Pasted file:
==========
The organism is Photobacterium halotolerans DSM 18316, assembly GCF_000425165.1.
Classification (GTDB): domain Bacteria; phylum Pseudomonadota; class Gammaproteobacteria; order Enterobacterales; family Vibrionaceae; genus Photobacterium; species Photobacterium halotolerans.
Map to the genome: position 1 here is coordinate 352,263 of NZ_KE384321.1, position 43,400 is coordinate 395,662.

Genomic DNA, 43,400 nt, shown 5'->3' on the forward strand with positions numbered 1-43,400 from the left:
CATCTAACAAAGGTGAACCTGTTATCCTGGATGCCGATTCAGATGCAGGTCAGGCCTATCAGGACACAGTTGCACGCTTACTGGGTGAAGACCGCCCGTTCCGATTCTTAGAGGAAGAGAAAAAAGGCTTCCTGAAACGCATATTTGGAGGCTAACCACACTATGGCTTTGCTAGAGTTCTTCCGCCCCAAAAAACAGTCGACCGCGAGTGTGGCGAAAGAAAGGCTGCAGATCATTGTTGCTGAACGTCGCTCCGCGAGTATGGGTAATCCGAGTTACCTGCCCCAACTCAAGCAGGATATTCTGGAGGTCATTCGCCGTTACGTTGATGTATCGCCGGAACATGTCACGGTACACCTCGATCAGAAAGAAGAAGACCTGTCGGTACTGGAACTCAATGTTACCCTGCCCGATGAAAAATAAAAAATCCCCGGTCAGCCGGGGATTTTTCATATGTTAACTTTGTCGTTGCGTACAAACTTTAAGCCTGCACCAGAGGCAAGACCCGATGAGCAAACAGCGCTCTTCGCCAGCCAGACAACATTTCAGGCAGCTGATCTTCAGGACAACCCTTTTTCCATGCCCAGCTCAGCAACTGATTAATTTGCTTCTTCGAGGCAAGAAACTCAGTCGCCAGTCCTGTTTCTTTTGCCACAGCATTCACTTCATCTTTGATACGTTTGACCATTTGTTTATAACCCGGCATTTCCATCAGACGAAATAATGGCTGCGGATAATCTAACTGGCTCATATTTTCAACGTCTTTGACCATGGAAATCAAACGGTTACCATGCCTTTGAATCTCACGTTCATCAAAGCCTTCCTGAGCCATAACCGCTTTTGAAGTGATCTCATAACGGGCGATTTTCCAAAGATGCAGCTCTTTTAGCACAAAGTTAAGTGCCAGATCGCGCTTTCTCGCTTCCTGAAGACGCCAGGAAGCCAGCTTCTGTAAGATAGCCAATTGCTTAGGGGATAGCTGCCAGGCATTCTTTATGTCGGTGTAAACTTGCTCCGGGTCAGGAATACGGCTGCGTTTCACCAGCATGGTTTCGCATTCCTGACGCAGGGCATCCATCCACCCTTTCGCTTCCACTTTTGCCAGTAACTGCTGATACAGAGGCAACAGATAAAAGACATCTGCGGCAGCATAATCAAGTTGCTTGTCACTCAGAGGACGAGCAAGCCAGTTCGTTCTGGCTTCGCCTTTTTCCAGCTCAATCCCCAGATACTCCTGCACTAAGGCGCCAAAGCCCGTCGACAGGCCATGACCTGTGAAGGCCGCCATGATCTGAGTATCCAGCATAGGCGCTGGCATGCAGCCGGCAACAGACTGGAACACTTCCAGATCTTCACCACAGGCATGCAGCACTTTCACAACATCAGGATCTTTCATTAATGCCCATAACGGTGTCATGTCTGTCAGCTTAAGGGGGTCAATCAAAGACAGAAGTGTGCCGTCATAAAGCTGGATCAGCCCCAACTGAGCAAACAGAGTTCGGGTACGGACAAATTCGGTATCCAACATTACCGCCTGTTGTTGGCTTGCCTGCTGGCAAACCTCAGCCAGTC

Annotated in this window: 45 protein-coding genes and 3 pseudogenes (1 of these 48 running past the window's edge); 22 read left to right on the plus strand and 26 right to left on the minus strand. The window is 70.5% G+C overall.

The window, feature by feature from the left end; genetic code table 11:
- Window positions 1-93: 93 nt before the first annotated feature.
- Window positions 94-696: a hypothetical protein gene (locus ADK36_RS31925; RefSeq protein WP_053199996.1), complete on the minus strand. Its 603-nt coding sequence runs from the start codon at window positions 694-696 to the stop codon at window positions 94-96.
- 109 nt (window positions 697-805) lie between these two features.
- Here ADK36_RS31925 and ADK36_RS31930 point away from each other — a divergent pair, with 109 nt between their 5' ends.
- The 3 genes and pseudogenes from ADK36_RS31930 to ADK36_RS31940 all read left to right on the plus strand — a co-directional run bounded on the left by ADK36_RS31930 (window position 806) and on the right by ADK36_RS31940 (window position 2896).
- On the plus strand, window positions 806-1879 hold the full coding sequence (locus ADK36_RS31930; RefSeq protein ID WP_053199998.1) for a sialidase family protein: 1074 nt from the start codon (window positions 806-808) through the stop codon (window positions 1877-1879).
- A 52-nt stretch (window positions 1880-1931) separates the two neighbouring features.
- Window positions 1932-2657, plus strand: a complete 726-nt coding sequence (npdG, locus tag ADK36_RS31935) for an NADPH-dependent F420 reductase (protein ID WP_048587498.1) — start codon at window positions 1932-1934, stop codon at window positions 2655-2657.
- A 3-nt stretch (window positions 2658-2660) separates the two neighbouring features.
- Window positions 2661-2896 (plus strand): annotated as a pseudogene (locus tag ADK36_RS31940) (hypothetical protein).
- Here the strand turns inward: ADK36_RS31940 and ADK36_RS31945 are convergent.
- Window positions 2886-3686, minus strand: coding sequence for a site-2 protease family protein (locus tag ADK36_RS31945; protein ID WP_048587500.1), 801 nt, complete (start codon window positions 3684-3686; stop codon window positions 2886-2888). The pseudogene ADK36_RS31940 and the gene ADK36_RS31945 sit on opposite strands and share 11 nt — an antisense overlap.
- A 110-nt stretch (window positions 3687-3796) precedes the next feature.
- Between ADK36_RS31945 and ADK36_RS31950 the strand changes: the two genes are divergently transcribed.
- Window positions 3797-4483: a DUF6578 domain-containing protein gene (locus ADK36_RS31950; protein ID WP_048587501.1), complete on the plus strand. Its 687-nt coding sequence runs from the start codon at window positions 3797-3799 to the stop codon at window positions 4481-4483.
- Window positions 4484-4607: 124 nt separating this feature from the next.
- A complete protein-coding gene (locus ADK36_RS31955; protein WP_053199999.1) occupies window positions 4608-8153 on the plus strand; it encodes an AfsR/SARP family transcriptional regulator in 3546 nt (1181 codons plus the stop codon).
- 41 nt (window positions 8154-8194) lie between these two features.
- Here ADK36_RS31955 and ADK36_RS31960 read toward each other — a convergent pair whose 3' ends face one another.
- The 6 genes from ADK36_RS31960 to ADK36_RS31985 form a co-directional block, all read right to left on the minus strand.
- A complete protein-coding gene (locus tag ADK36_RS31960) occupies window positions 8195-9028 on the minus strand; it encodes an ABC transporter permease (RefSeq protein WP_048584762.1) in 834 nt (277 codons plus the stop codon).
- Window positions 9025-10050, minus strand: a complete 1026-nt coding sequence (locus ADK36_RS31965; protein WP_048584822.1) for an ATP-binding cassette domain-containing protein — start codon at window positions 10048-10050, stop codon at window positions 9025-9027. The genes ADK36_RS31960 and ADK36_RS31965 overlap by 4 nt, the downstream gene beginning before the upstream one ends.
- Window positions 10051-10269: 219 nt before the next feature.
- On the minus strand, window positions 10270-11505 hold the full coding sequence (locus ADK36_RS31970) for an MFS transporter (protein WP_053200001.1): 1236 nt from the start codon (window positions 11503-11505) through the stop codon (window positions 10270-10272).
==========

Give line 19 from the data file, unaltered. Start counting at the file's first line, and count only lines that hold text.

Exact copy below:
- Window positions 2886-3686, minus strand: coding sequence for a site-2 protease family protein (locus tag ADK36_RS31945; protein ID WP_048587500.1), 801 nt, complete (start codon window positions 3684-3686; stop codon window positions 2886-2888). The pseudogene ADK36_RS31940 and the gene ADK36_RS31945 sit on opposite strands and share 11 nt — an antisense overlap.